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RFID News Roundup
NFC Forum adopts Logical Link Control Protocol (LLCP) spec; Infineon, Inside Contactless partner on security solution for public transport smart cards; Bombardier to deploy TagMaster 2.45 GHz RFID system on Asian trains; U.S. Air Force selects ODIN to monitor passive RFID network; RFID tag maker Syrma Technology joins Dash7 Alliance; SkyBitz unveils satellite-based remote asset-management and -tracking system.
Jan 28, 2010—The following are news announcements made during the past week.
NFC Forum Adopts Logical Link Control Protocol (LLCP) Spec
The NFC Forum, a Wakefield, Mass., organization formed in 2004 to advance the use of Near Field Communication technology, has announced the adoption of the Logical Link Control Protocol (LLCP) specification, which supports bi-directional communications between NFC-compliant devices. The organization has also announced a new NFC Signature Record Type Definition (RTD) candidate specification, which defines how to digitally sign data records in NFC Data Exchange Format (NDEF) messages. The LLCP specification, based on the IEEE 802.2 standard, is designed for small applications with limited data-transport requirements. It defines an OSI layer-2 protocol to support peer-to-peer communication between two NFC-enabled devices—an essential function for NFC applications that involve bi-directional communications, such as the exchange of electronic business cards, the transfer of a Web URL from one phone to another, or the initiation of Bluetooth communications. Two types of services are defined—connectionless and connection-oriented—and are organized into three link service classes: connectionless service only, connection-oriented service only, and both connectionless and connection-oriented service. The connectionless service offers minimal setup, with no reliability or flow-control guarantees, while the connection-oriented service adds in-order, reliable delivery, flow-control and session-based service layer multiplexing, according to the NFC Forum. The final, adopted LLCP specification had only minor changes from the previous, candidate version. The Signature RTD candidate technical specification helps users verify the authenticity and integrity of data within NDEF messages, the organization reports, by specifying the format to be used when signing single or multiple NDEF records. The specification defines the required and optional signature RTD fields, and also provides a list of suitable signature algorithms and certificate types that can be employed to create the signature. It does not define or mandate a specific public key infrastructure (PKI) or certification system, nor does it define a new algorithm for use with the Signature RTD. "For NFC to succeed globally, it is essential to provide a means to verify the authenticity of data in NDEF messages and to ensure smooth interoperability with earlier NFC implementations and existing contactless infrastructure," said Koichi Tagawa, the NFC Forum's chairman, in a prepared statement. "These two specifications provide these capabilities, giving NFC developers both the tools and the confidence to create solutions that can succeed globally." Both specifications are available to the public for download at no charge, at www.nfc-forum.org/specs.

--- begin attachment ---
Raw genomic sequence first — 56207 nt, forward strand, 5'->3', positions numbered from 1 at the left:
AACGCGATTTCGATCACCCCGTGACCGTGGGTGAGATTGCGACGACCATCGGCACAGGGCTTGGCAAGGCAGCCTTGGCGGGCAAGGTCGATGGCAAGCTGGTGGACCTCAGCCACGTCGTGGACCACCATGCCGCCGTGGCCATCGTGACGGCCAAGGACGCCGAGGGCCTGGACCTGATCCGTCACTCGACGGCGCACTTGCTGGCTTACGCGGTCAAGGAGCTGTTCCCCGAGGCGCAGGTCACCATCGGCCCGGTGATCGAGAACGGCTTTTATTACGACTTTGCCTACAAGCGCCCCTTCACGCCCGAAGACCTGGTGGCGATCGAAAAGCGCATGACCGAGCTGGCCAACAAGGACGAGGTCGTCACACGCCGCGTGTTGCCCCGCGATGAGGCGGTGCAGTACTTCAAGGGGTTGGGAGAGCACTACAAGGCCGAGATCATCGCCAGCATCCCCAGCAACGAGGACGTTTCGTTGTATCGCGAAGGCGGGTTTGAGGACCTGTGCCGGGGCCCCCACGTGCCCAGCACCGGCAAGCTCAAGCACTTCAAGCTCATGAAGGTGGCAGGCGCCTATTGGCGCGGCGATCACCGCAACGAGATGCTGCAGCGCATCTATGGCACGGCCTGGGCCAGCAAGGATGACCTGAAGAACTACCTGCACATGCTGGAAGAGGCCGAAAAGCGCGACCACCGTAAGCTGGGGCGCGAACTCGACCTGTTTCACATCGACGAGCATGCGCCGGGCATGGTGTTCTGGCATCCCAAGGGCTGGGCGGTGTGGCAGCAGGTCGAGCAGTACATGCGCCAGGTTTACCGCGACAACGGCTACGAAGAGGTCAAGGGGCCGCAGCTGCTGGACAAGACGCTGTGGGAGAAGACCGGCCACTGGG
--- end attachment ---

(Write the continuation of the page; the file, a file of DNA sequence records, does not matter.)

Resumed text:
Infineon, Inside Contactless Partner on Security Solution for Public Transport Smart Cards
Smart-card manufacturers Giesecke & Devrient (G&D) and Oberthur Technologies, as well as chip suppliers Infineon Technologies and Inside Contactless, have announced their launch of an industry initiative to provide a new security solution for next-generation smart-card-based public-transport applications. The solution, the group reports, will build on an open standard now being implemented by the four partner companies, and will eventually be governed by an independent body. The industry initiative is based on Infineon's development of a hardware-based security system designed for public transportation smart-card applications, that includes an authentication scheme using the Advanced Encryption Standard (AES) with 128-bit key length and file types, as well as command sets based on the ISO/IEC 7816 standard. According to the group, the use of AES, an encryption algorithm also utilized for commercial transactions, will boost security over less-robust security schemes widely used in current public transportation systems. Inside Contactless has already signed an agreement with Infineon to implement the security scheme for its chip platforms. In addition, G&D and Oberthur Technologies have agreed to develop public transport applications based on the scheme. The group is currently inviting other companies active in the smart-card arena—providers of chips, smart cards, application-specific operating software, reader devices and transportation systems—to join the initiative
Bombardier to Deploy TagMaster 2.45 GHz RFID System on Asian Trains
Plane and train manufacturer Bombardier's Transportation division has selected an RFID system from TagMaster, a Swedish maker of RFID solutions for rail and transportation applications. The system, which will include heavy-duty 2.45 GHz interrogators and active RFID tags, will be installed in Asia. The readers will be mounted onboard the trains, and will provide both train location and accurate positioning information to the Bombardier CITYFLO 650 CBTC (communication-based train control) onboard system that is also being installed as part of the project. The RFID system's ability to identify train position is particularly important, TagMaster explains, because the train has to be stopped at a precise position in order to align with the platform. The project also employs the TagMaster Field Programmable version of the tag (as opposed to read-only tags), which will allow Bombardier to program tag location information in the field, as required by the site installation team. The total equipment value for the project exceeds 3.5 million Swedish kroner ($477,000). According to TagMaster, the company made the first equipment delivery in December 2009, and all remaining equipment—which includes more than 100 readers and 800 tags—is slated to be delivered and installed this year.